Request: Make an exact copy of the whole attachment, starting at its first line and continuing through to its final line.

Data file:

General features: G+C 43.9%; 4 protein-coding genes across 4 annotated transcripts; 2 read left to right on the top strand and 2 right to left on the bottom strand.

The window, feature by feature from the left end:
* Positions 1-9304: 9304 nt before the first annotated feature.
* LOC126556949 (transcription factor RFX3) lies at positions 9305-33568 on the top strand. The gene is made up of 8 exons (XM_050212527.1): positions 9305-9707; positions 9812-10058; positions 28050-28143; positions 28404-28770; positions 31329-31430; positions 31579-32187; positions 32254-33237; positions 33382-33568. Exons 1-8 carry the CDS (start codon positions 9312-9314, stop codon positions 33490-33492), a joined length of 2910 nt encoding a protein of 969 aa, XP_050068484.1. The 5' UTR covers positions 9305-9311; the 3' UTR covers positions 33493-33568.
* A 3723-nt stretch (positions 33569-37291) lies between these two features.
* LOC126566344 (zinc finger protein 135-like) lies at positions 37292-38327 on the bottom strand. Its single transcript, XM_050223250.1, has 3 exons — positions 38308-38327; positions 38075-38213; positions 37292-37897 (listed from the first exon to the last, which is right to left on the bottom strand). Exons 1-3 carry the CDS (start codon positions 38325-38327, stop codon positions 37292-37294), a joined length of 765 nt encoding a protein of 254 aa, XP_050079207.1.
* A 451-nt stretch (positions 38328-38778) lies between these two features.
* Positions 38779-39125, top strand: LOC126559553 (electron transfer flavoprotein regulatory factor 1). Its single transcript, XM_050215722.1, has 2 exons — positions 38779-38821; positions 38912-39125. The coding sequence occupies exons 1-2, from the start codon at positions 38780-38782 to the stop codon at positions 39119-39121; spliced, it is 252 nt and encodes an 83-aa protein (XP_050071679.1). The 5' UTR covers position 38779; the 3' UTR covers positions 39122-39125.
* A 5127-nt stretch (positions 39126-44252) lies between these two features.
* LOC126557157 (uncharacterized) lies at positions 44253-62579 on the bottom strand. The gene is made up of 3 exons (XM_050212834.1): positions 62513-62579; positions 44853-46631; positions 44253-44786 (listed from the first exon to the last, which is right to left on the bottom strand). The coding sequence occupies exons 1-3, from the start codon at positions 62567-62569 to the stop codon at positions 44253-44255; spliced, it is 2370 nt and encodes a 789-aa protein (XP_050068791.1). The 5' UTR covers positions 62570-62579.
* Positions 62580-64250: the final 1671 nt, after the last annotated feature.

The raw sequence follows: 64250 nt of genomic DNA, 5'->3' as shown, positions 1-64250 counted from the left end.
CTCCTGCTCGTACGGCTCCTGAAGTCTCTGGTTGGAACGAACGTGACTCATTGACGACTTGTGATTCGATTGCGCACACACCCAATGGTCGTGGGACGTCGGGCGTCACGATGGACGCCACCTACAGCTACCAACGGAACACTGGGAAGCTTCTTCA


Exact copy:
General features: G+C 43.9%; 4 protein-coding genes across 4 annotated transcripts; 2 read left to right on the top strand and 2 right to left on the bottom strand.

The window, feature by feature from the left end:
* Positions 1-9304: 9304 nt before the first annotated feature.
* LOC126556949 (transcription factor RFX3) lies at positions 9305-33568 on the top strand. The gene is made up of 8 exons (XM_050212527.1): positions 9305-9707; positions 9812-10058; positions 28050-28143; positions 28404-28770; positions 31329-31430; positions 31579-32187; positions 32254-33237; positions 33382-33568. Exons 1-8 carry the CDS (start codon positions 9312-9314, stop codon positions 33490-33492), a joined length of 2910 nt encoding a protein of 969 aa, XP_050068484.1. The 5' UTR covers positions 9305-9311; the 3' UTR covers positions 33493-33568.
* A 3723-nt stretch (positions 33569-37291) lies between these two features.
* LOC126566344 (zinc finger protein 135-like) lies at positions 37292-38327 on the bottom strand. Its single transcript, XM_050223250.1, has 3 exons — positions 38308-38327; positions 38075-38213; positions 37292-37897 (listed from the first exon to the last, which is right to left on the bottom strand). Exons 1-3 carry the CDS (start codon positions 38325-38327, stop codon positions 37292-37294), a joined length of 765 nt encoding a protein of 254 aa, XP_050079207.1.
* A 451-nt stretch (positions 38328-38778) lies between these two features.
* Positions 38779-39125, top strand: LOC126559553 (electron transfer flavoprotein regulatory factor 1). Its single transcript, XM_050215722.1, has 2 exons — positions 38779-38821; positions 38912-39125. The coding sequence occupies exons 1-2, from the start codon at positions 38780-38782 to the stop codon at positions 39119-39121; spliced, it is 252 nt and encodes an 83-aa protein (XP_050071679.1). The 5' UTR covers position 38779; the 3' UTR covers positions 39122-39125.
* A 5127-nt stretch (positions 39126-44252) lies between these two features.
* LOC126557157 (uncharacterized) lies at positions 44253-62579 on the bottom strand. The gene is made up of 3 exons (XM_050212834.1): positions 62513-62579; positions 44853-46631; positions 44253-44786 (listed from the first exon to the last, which is right to left on the bottom strand). The coding sequence occupies exons 1-3, from the start codon at positions 62567-62569 to the stop codon at positions 44253-44255; spliced, it is 2370 nt and encodes a 789-aa protein (XP_050068791.1). The 5' UTR covers positions 62570-62579.
* Positions 62580-64250: the final 1671 nt, after the last annotated feature.

The raw sequence follows: 64250 nt of genomic DNA, 5'->3' as shown, positions 1-64250 counted from the left end.
CTCCTGCTCGTACGGCTCCTGAAGTCTCTGGTTGGAACGAACGTGACTCATTGACGACTTGTGATTCGATTGCGCACACACCCAATGGTCGTGGGACGTCGGGCGTCACGATGGACGCCACCTACAGCTACCAACGGAACACTGGGAAGCTTCTTCA